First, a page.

The author also suggests positive affirmations (and asserts that subliminal messaging really works) and urges everyone to go out and buy self-help CDs and tapes (so 1980s!). And the occassional detoxifying juice fast (or detox tea), even though the Web site practically screams “no dangerous diets” (and just what toxins are being eliminated, anyway?).

Interestingly, the overnight miracle mentioned on the Web site is nothing more than a combination of Willard Water and olive leaf extract under occlusion with plastic cling film. The author appears to be completely unaware that occlusion alone can bring about impressive results, at least temporarily, saying she did it to avoid making a mess of her sheets.

So it is important to note that I am not saying that none of this stuff can work to treat psoriasis. In fact, there is a growing body of real medical research on Omega-3 fatty acids (not so much for the other things) as anti-inflammatories, which is how steroids work against psoriasis.

What I am saying, in no uncertain terms, is that the advice given in the eBook isn’t worth the paper that you might print it out on. If this is the result of years of research, then the author must be the worst researcher I have ever encountered.

Really, there is nothing in the book that’s secret or even new and interesting. Anti-psoriasis claims have been made for all of the specified products for years. The idea that putting a bunch of wildly speculative claims together in an eBook rife with plagiarism is worth thirty bucks is insane.

Who is Katy Roberts?

Who puts a photo of themselves on the Web and names the file “pretty_middle_aged_woman.jpg?” Nobody who cares about whose face is in the photo, that’s who. And it seems that the person who created the Web site for Banish Psoriasis doesn’t care, because that same photo appears on another Web site advertising an eBook called Banish Shingles for GoodBroken Link, and the photo is alleged to be of a person named Andrea Mathews, instead of Katy Roberts.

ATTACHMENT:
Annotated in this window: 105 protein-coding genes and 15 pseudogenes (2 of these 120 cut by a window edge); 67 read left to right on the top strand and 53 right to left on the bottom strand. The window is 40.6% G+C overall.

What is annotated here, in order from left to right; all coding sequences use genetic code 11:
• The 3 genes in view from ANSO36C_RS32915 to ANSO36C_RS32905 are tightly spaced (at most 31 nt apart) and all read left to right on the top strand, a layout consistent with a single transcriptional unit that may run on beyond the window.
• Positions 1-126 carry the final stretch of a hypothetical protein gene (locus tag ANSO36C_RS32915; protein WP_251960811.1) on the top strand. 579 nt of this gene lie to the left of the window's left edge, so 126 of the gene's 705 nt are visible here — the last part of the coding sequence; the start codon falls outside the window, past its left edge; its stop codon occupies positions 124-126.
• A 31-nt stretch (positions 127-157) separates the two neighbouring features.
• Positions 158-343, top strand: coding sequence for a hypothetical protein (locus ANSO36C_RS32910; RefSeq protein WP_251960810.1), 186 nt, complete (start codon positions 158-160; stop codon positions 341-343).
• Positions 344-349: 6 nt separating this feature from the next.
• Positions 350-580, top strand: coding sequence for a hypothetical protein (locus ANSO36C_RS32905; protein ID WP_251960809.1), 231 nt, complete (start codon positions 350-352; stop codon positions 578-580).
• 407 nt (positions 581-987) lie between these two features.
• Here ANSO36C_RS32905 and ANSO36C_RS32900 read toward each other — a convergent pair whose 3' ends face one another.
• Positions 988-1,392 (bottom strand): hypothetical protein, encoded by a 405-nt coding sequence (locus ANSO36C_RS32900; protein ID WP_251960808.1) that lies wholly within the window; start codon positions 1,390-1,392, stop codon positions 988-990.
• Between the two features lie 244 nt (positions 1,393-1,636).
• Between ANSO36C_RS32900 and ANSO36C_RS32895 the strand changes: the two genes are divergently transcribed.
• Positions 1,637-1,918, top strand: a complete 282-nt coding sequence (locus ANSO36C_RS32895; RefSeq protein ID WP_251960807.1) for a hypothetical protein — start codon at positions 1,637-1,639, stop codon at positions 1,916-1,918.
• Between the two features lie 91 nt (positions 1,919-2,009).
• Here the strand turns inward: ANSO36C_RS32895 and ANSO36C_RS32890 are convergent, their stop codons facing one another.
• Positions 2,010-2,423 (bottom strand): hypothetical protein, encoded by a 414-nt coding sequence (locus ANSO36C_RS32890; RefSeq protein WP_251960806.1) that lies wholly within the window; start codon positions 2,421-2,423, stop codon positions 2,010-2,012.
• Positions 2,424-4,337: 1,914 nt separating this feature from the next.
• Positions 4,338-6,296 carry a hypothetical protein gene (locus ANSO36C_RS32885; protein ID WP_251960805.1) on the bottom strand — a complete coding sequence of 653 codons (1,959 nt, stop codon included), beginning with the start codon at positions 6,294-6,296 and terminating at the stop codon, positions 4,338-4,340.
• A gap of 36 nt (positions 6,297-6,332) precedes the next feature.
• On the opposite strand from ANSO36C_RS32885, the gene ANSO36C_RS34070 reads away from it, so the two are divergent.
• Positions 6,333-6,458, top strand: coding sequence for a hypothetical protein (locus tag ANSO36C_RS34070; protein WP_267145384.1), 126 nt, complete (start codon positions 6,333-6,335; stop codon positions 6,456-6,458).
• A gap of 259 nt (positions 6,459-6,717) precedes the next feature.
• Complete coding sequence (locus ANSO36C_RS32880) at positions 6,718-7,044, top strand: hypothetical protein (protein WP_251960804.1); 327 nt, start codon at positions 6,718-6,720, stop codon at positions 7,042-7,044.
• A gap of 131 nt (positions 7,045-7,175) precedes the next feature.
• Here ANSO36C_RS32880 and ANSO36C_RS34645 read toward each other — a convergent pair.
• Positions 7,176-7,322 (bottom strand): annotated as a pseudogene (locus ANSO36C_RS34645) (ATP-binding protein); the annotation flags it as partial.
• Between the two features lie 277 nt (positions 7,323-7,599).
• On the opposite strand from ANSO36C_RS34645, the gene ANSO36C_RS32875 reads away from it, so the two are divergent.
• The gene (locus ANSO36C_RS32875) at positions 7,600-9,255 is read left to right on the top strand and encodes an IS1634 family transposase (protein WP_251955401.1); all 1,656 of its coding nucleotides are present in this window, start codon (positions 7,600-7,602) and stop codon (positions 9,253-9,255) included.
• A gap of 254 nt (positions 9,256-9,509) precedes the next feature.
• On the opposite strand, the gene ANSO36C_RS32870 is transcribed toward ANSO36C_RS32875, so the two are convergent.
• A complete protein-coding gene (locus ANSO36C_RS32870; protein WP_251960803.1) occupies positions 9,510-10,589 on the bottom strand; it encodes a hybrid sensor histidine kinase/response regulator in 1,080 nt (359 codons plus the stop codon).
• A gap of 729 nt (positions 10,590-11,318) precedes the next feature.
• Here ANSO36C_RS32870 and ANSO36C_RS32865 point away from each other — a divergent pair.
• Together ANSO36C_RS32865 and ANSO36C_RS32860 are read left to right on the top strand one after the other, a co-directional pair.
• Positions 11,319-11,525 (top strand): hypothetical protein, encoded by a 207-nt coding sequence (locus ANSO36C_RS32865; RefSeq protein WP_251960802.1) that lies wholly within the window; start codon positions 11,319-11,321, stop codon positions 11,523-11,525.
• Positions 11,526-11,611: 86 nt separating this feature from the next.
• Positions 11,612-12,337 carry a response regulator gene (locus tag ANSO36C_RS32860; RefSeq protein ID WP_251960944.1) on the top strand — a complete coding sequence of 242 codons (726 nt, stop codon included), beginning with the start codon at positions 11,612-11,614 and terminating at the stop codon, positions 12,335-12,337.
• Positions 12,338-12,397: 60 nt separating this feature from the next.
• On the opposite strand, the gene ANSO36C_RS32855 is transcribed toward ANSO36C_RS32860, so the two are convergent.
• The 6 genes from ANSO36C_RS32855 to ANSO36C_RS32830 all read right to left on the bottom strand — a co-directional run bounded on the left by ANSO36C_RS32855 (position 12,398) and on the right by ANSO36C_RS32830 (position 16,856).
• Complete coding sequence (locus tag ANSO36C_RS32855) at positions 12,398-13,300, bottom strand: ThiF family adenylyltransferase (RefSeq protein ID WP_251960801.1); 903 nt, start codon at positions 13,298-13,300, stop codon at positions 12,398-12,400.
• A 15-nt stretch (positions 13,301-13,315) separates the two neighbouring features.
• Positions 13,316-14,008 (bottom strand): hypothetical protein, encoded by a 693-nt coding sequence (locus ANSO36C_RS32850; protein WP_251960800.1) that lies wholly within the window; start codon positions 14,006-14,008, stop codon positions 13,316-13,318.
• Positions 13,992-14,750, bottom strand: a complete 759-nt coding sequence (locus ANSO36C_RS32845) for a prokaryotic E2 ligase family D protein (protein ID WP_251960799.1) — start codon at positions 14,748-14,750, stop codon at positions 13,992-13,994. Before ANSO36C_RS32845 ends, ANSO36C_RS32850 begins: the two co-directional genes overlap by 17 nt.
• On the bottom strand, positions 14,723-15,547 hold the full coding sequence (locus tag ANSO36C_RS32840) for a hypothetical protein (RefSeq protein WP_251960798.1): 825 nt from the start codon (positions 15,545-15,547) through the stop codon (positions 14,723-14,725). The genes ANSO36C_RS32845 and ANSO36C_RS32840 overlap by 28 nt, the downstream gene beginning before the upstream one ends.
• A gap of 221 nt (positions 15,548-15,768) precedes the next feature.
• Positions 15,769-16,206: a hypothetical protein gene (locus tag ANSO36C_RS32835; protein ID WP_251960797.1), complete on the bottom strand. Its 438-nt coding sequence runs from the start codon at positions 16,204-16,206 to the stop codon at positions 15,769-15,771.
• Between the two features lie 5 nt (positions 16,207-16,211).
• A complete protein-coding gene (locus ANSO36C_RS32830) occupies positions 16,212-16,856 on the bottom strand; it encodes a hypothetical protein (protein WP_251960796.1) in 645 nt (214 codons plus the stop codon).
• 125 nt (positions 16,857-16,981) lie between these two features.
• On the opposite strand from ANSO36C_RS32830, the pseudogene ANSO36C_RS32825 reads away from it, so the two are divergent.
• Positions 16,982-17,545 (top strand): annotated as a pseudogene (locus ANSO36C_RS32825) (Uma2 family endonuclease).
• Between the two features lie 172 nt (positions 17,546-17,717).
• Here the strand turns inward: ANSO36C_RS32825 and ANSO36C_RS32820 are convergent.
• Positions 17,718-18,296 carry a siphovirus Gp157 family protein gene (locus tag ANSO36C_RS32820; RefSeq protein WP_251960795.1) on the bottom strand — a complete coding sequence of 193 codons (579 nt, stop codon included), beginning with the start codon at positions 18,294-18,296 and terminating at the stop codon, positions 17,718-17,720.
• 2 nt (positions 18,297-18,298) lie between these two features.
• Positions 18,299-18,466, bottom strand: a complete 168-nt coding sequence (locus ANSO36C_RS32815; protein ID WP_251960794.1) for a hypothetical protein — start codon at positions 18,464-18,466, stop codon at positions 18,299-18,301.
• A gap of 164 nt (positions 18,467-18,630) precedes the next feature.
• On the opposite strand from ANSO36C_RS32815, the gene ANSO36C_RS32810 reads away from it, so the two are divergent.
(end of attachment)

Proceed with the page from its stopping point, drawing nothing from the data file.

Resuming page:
Kevin Brown registered the domain name. While the registrant of is hidden, if you click one of the “order now” links, and then click the “Cancel and return to” link on the PayPal order screen, you’ll get to an uninitialized Web site,, which was also registered by Kevin Brown.

Note also that if you go to the Psoriasis OutbreaksBroken Link page on (see below), the “Back to Main Page” link leads to, which was also registered by Kevin Brown.

It might be reasonable to conclude, given the above, that Kevin Brown is Katy Roberts (and Andrea Mathews, and who-knows-how-many other women writing “Banish…” books). Unless Katy Roberts and Andrea Mathews had the same grandmother.

Other problems with the Web site

The eBook is bad enough, but the site which advertises the eBook is worse. It mentions surgery and antibiotic treatments for psoriasis as if they were the standard of care, which does little but show off the author’s massive ignorance of psoriasis and its therapy. It mentions colon cleansing as if it were a normal part of treatment (even “doctor recommended”). And of course it’s full of doctor-bashing, claiming that your doctor won’t tell you what’s in the eBook because he won’t make any money, which is ironic because the author of the eBook won’t tell you what’s in the eBook, either (because he won’t make any money). Really, your doctor won’t suggest this regimen because it appears to be almost completely untested and unrealistic.